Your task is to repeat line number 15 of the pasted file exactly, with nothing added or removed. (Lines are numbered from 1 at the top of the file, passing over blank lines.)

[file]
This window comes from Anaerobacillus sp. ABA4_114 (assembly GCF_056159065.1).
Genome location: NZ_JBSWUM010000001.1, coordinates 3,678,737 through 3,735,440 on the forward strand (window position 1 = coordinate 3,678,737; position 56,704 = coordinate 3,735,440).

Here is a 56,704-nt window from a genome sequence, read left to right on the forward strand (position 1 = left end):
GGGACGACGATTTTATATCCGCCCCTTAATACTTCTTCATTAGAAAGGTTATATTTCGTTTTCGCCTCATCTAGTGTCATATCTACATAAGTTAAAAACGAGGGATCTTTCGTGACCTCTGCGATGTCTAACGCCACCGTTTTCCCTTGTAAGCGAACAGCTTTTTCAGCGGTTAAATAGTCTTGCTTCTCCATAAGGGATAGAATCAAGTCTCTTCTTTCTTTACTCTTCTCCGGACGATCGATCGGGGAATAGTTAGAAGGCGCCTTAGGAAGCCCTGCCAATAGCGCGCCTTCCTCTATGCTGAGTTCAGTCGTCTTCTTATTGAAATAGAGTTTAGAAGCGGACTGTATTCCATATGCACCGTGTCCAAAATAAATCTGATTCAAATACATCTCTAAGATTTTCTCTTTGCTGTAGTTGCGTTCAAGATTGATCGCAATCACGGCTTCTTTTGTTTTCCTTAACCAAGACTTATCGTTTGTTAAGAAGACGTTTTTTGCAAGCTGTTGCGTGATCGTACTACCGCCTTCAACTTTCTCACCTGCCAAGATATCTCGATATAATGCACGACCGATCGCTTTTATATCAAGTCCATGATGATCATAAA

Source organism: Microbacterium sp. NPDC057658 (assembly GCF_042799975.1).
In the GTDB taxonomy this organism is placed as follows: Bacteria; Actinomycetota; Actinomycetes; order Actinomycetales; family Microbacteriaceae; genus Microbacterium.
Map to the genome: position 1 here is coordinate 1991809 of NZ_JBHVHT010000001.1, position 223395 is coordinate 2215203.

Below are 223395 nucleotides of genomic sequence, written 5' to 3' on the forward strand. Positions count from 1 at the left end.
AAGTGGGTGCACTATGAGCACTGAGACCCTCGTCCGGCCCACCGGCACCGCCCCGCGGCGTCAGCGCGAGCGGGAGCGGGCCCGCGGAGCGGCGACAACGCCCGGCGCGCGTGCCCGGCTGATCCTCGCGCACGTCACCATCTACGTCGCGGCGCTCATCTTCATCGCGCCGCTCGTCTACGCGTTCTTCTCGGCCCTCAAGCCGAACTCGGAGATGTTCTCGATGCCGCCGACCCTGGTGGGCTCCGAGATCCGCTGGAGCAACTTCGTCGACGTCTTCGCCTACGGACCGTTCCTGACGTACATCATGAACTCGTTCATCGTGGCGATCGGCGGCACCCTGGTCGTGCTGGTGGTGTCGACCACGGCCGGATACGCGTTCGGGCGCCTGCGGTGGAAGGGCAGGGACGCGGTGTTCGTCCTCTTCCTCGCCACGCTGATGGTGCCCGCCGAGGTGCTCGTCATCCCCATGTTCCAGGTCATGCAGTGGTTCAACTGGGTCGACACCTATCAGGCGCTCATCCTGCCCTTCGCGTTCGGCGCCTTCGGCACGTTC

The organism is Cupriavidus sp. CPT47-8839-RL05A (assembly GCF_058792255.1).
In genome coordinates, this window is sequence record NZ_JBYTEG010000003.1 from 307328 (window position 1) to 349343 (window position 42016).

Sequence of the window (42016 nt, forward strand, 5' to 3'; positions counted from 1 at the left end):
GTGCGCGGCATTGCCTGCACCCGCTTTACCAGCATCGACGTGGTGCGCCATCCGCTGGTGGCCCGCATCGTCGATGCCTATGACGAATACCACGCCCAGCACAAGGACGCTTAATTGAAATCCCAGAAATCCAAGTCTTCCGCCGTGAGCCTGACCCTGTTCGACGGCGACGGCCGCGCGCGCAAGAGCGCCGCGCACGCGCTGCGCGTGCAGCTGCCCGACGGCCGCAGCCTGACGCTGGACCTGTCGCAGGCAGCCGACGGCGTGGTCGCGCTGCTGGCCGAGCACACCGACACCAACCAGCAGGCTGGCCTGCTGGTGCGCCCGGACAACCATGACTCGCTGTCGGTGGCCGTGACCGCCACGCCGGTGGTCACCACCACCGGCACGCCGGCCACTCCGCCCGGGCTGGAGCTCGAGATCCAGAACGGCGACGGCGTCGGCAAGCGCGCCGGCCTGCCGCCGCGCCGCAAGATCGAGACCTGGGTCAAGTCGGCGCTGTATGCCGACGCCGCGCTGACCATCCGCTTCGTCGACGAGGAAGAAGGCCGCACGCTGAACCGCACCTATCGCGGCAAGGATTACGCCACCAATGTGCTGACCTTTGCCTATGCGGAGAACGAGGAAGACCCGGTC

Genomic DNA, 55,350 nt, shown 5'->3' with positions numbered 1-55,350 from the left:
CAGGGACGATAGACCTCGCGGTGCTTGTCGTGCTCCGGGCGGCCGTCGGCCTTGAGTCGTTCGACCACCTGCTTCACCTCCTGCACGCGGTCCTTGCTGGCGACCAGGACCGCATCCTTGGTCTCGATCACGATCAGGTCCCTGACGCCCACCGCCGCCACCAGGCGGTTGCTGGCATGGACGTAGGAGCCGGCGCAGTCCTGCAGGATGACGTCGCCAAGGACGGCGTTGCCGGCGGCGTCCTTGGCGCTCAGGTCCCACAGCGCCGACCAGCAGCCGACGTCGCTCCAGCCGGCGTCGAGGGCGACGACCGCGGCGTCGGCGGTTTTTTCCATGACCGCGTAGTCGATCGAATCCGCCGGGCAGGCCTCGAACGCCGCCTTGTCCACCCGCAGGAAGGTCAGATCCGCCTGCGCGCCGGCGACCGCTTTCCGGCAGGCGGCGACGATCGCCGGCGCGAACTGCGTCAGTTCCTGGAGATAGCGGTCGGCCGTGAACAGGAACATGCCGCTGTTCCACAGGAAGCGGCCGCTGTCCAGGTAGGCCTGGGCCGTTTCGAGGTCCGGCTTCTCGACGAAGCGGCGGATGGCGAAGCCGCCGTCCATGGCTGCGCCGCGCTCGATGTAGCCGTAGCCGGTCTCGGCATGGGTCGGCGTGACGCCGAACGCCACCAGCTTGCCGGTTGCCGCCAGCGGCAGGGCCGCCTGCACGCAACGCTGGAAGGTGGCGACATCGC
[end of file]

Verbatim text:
CAGGGACGATAGACCTCGCGGTGCTTGTCGTGCTCCGGGCGGCCGTCGGCCTTGAGTCGTTCGACCACCTGCTTCACCTCCTGCACGCGGTCCTTGCTGGCGACCAGGACCGCATCCTTGGTCTCGATCACGATCAGGTCCCTGACGCCCACCGCCGCCACCAGGCGGTTGCTGGCATGGACGTAGGAGCCGGCGCAGTCCTGCAGGATGACGTCGCCAAGGACGGCGTTGCCGGCGGCGTCCTTGGCGCTCAGGTCCCACAGCGCCGACCAGCAGCCGACGTCGCTCCAGCCGGCGTCGAGGGCGACGACCGCGGCGTCGGCGGTTTTTTCCATGACCGCGTAGTCGATCGAATCCGCCGGGCAGGCCTCGAACGCCGCCTTGTCCACCCGCAGGAAGGTCAGATCCGCCTGCGCGCCGGCGACCGCTTTCCGGCAGGCGGCGACGATCGCCGGCGCGAACTGCGTCAGTTCCTGGAGATAGCGGTCGGCCGTGAACAGGAACATGCCGCTGTTCCACAGGAAGCGGCCGCTGTCCAGGTAGGCCTGGGCCGTTTCGAGGTCCGGCTTCTCGACGAAGCGGCGGATGGCGAAGCCGCCGTCCATGGCTGCGCCGCGCTCGATGTAGCCGTAGCCGGTCTCGGCATGGGTCGGCGTGACGCCGAACGCCACCAGCTTGCCGGTTGCCGCCAGCGGCAGGGCCGCCTGCACGCAACGCTGGAAGGTGGCGACATCGC